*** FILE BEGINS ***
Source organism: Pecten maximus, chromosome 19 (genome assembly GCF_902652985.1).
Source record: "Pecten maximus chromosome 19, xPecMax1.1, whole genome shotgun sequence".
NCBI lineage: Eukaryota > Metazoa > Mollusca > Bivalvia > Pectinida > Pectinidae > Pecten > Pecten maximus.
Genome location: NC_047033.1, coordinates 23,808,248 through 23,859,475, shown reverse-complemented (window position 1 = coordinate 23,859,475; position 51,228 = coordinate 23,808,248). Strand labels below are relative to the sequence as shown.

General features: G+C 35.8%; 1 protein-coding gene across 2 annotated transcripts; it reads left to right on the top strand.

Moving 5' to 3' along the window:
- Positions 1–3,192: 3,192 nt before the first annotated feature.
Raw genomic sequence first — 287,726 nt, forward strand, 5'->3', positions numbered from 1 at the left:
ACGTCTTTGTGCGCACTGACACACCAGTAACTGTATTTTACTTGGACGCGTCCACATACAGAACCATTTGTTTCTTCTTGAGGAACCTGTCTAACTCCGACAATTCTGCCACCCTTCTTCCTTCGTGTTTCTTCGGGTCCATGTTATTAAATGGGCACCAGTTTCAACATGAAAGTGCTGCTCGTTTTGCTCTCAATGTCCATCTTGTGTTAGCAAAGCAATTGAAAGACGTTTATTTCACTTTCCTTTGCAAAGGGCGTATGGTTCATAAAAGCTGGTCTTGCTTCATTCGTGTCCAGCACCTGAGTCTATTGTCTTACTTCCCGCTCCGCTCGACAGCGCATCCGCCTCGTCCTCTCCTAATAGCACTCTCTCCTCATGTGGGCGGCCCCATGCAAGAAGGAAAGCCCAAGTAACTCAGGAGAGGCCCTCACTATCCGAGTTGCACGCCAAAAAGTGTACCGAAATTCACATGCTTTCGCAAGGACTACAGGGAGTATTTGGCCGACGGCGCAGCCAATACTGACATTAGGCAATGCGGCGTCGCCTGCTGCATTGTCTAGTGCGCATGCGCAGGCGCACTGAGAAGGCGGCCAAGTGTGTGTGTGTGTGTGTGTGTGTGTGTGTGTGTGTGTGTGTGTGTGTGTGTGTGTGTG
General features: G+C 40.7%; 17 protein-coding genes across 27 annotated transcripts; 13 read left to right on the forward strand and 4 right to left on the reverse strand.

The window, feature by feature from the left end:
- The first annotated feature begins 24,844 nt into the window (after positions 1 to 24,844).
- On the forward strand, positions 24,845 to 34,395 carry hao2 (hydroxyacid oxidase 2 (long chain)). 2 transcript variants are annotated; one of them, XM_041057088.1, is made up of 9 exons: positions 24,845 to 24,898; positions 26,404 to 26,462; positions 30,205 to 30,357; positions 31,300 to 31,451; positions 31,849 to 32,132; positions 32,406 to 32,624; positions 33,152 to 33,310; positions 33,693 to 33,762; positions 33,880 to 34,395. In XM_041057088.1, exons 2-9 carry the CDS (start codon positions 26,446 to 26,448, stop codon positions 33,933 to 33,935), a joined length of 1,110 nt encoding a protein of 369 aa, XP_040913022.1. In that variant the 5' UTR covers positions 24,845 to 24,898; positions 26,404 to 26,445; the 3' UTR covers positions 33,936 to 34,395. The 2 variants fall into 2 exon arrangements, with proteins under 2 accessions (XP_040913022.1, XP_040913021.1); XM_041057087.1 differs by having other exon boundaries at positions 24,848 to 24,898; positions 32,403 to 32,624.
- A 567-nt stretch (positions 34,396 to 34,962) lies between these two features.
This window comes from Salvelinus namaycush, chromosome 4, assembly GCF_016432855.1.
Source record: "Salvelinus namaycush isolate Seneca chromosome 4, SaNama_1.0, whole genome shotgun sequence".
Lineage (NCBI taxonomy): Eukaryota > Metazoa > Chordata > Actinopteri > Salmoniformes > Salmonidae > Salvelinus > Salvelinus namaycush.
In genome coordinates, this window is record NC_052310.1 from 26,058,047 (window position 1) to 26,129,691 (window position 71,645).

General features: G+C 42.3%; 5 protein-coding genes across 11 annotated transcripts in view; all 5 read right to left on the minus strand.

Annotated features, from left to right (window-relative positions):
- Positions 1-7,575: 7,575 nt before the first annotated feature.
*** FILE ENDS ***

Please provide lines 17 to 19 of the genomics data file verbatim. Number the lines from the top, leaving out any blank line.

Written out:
Lineage (NCBI taxonomy): Eukaryota > Metazoa > Chordata > Actinopteri > Salmoniformes > Salmonidae > Salvelinus > Salvelinus namaycush.
In genome coordinates, this window is record NC_052310.1 from 26,058,047 (window position 1) to 26,129,691 (window position 71,645).

General features: G+C 42.3%; 5 protein-coding genes across 11 annotated transcripts in view; all 5 read right to left on the minus strand.